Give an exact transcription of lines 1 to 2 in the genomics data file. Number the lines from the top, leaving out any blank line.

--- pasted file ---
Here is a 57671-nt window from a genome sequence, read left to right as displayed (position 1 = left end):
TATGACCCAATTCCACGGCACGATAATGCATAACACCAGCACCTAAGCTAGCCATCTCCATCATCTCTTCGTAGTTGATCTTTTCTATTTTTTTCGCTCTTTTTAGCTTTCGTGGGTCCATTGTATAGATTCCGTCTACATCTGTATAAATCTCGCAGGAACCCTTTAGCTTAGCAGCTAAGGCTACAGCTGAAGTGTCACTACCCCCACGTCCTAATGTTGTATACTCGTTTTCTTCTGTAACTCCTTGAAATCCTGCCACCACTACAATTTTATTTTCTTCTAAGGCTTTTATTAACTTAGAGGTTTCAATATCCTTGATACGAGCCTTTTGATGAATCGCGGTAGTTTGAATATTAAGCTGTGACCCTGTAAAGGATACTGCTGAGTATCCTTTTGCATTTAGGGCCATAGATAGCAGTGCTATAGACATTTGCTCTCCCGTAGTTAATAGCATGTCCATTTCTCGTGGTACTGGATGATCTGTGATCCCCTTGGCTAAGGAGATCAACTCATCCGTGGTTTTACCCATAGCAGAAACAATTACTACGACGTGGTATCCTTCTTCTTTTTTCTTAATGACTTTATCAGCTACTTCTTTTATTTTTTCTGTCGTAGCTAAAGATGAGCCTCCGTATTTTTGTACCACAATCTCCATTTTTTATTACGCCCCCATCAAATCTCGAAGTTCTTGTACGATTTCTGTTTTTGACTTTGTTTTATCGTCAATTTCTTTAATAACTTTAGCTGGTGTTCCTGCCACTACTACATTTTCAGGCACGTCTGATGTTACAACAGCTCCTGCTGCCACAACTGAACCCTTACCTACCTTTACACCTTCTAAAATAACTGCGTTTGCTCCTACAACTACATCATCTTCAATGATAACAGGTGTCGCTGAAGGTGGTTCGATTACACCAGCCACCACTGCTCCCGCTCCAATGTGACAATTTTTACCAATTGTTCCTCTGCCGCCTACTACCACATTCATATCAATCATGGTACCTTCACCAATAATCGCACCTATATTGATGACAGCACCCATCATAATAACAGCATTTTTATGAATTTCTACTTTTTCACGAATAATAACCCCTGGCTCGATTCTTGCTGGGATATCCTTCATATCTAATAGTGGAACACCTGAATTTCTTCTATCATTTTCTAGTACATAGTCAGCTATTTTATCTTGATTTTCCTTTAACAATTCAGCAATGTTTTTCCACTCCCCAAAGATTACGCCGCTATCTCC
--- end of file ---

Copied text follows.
Here is a 57671-nt window from a genome sequence, read left to right as displayed (position 1 = left end):
TATGACCCAATTCCACGGCACGATAATGCATAACACCAGCACCTAAGCTAGCCATCTCCATCATCTCTTCGTAGTTGATCTTTTCTATTTTTTTCGCTCTTTTTAGCTTTCGTGGGTCCATTGTATAGATTCCGTCTACATCTGTATAAATCTCGCAGGAACCCTTTAGCTTAGCAGCTAAGGCTACAGCTGAAGTGTCACTACCCCCACGTCCTAATGTTGTATACTCGTTTTCTTCTGTAACTCCTTGAAATCCTGCCACCACTACAATTTTATTTTCTTCTAAGGCTTTTATTAACTTAGAGGTTTCAATATCCTTGATACGAGCCTTTTGATGAATCGCGGTAGTTTGAATATTAAGCTGTGACCCTGTAAAGGATACTGCTGAGTATCCTTTTGCATTTAGGGCCATAGATAGCAGTGCTATAGACATTTGCTCTCCCGTAGTTAATAGCATGTCCATTTCTCGTGGTACTGGATGATCTGTGATCCCCTTGGCTAAGGAGATCAACTCATCCGTGGTTTTACCCATAGCAGAAACAATTACTACGACGTGGTATCCTTCTTCTTTTTTCTTAATGACTTTATCAGCTACTTCTTTTATTTTTTCTGTCGTAGCTAAAGATGAGCCTCCGTATTTTTGTACCACAATCTCCATTTTTTATTACGCCCCCATCAAATCTCGAAGTTCTTGTACGATTTCTGTTTTTGACTTTGTTTTATCGTCAATTTCTTTAATAACTTTAGCTGGTGTTCCTGCCACTACTACATTTTCAGGCACGTCTGATGTTACAACAGCTCCTGCTGCCACAACTGAACCCTTACCTACCTTTACACCTTCTAAAATAACTGCGTTTGCTCCTACAACTACATCATCTTCAATGATAACAGGTGTCGCTGAAGGTGGTTCGATTACACCAGCCACCACTGCTCCCGCTCCAATGTGACAATTTTTACCAATTGTTCCTCTGCCGCCTACTACCACATTCATATCAATCATGGTACCTTCACCAATAATCGCACCTATATTGATGACAGCACCCATCATAATAACAGCATTTTTATGAATTTCTACTTTTTCACGAATAATAACCCCTGGCTCGATTCTTGCTGGGATATCCTTCATATCTAATAGTGGAACACCTGAATTTCTTCTATCATTTTCTAGTACATAGTCAGCTATTTTATCTTGATTTTCCTTTAACAATTCAGCAATGTTTTTCCACTCCCCAAAGATTACGCCGCTATCTCC